Crashes and freezes in OS X happen infrequently, and most of them are easy to resolve. Better still, even though a crash or freeze may have numerous causes or symptoms, the same troubleshooting procedure works for most of them. BY JOE KISSELL
Send a report, or don’t
Your first step should be to determine the scope of the problem. Is just one application having difficulties, or is your whole system affected?
If an app quits unexpectedly, it’s at least part of the problem. Most app crashes trigger an error message. If you see one, click Reopen to send Apple an automated report with details about your system configuration and what went wrong, as well as to relaunch the app. Or click OK to send the report without relaunching the app.
If you don’t want to send Apple information about crashes automatically, go to the Security & Privacy pane of System Preferences, click the lock icon and enter your username and password to unlock it. Then click Privacy, select Diagnostics & Usage and uncheck Send diagnostic & usage data to Apple. After you do that, the options in the crash dialogue box will change to Ignore, Report and Reopen; note that your system will send information to Apple only if you click the Report button.
Skip reopening windows
If the app crashes again after you relaunch it, you’ll see a message asking whether to reopen the windows that were open the last time. I recommend clicking Don’t Reopen, because something in one of the open windows may have caused the crash. Either way, as long as the app functions correctly from then on, you can go about your business. (If it continues to crash, follow the steps on the next page, beginning with ‘Restart.’)
Sometimes, however, an app freezes but doesn’t quit. If your symptom is an unresponsive Mac – perhaps featuring the dreaded spinning wait cursor, also known as the ‘spinning beach ball’ or, as we like to call it, the ‘spinning pizza of death’ (SPOD) – you’ll need to isolate the cause.
Switch to another app
Try switching to another app – by clicking its dock icon, for example, or by pressing c-Tab. If other apps respond, and especially if the SPOD appears only when you hover your pointer over a window or menu belonging to the app that was in the foreground when your Mac stopped responding, try force-quitting the foremost app.
One way to do this is to press c-Option-Esc, select the app in the list that appears, and then click Force Quit. (You may need to repeat this once or twice to get the app to quit.) If force-quitting succeeds, try relaunching the app. More often than not, that simple process will be enough to bring the app back to life.
If relaunching (or force-quitting and then relaunching) an app fails to do the trick, if none of your apps respond, or if your mouse pointer is frozen in place on your Mac’s screen,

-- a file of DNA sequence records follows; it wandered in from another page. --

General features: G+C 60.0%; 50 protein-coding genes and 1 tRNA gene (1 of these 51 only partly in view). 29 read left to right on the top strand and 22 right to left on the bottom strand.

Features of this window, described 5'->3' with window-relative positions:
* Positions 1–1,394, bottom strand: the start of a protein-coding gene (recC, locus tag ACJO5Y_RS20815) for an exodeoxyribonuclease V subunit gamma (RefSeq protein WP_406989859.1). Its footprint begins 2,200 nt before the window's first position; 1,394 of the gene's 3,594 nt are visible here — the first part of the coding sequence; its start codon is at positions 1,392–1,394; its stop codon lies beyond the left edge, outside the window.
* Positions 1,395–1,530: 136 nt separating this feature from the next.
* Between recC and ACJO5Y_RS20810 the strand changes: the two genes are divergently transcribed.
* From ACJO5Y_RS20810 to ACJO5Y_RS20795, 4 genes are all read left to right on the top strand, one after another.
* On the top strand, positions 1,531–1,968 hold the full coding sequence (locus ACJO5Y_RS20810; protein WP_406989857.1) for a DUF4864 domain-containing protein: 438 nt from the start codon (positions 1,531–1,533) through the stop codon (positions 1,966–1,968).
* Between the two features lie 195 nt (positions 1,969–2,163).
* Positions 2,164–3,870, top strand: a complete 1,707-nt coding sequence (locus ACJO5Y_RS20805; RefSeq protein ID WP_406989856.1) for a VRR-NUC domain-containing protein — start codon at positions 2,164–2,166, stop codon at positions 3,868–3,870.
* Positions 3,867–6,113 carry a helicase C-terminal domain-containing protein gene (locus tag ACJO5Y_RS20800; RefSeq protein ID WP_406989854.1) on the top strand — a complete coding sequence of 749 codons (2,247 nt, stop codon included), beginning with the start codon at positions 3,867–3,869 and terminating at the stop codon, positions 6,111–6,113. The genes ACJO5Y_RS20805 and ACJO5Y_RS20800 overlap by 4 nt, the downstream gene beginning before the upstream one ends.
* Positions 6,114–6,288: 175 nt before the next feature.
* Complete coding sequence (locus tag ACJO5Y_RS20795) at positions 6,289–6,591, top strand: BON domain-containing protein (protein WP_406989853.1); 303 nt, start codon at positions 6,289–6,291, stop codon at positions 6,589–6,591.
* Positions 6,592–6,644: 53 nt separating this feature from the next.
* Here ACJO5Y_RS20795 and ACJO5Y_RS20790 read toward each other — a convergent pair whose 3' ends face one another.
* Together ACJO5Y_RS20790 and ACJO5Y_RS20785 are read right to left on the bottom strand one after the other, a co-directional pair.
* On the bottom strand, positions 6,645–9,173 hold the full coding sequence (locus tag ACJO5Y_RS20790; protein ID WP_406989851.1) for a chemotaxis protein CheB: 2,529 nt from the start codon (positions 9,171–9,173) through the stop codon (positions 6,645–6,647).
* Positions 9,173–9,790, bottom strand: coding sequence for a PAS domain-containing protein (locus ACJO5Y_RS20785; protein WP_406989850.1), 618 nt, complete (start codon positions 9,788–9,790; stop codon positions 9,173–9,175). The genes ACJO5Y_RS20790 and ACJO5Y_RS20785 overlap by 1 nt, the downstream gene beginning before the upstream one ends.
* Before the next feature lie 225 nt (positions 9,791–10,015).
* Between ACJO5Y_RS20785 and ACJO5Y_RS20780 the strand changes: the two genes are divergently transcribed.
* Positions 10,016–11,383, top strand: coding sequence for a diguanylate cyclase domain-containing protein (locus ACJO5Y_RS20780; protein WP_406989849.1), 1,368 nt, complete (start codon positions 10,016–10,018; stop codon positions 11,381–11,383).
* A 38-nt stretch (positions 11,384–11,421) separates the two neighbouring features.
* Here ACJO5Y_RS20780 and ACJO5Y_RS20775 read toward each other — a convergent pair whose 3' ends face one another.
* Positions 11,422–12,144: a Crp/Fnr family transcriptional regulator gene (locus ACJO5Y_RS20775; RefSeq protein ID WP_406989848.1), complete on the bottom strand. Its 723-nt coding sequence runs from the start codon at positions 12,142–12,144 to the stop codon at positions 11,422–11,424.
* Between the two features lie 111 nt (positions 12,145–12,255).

move on to the following steps, performing each one in the order in which it appears, until the problem goes away.
If you can, choose Restart from the Apple menu. If not, force a restart by pressing c-Control-Eject. (The Eject key, if your keyboard has one, looks like an upward-pointing arrow with a horizontal line beneath it.) If even that doesn’t work, press and hold the power button until your Mac shuts down, and then press the power button again to turn your Mac back on.
Check disk space
A startup disk that’s extremely low on disk space (10GB or less) can lead to slowdowns and worse. Delete some files (or move them to another disk) to free up more space. For help with this operation, see www.macworld.com.au/48108.
Try another document
If an app always misbehaves when a particular document is open, try closing that file and opening a different document. A damaged or corrupted file could be causing the problem.
Update your software
Make sure that OS X and any apps that you use regularly are up-to-date. A posted software update may have corrected a crash-producing bug that’s bedeviling you. Choose Software Update from the Apple menu to update your Apple software as well as anything you may have downloaded from the Mac App Store. For anything else, either use the app’s built-in software-update feature or download the latest version.
Try disconnecting any new devices you’ve recently attached – especially USB devices – one by one. Restart after each disconnection, and see if the problem recurs. If not, the device may be faulty, or (more likely) it may require updated software or firmware. Contact the device’s manufacturer for assistance.
Disable or remove any extensions or plug-ins included with the app that’s crashing. Try them one by one, to rule out the possibility that the add-on software is the culprit.
Coming up tomorrow: the second part of Mac Emergencies: Part 1 will be ‘System Slowdown’
by Joe Kissell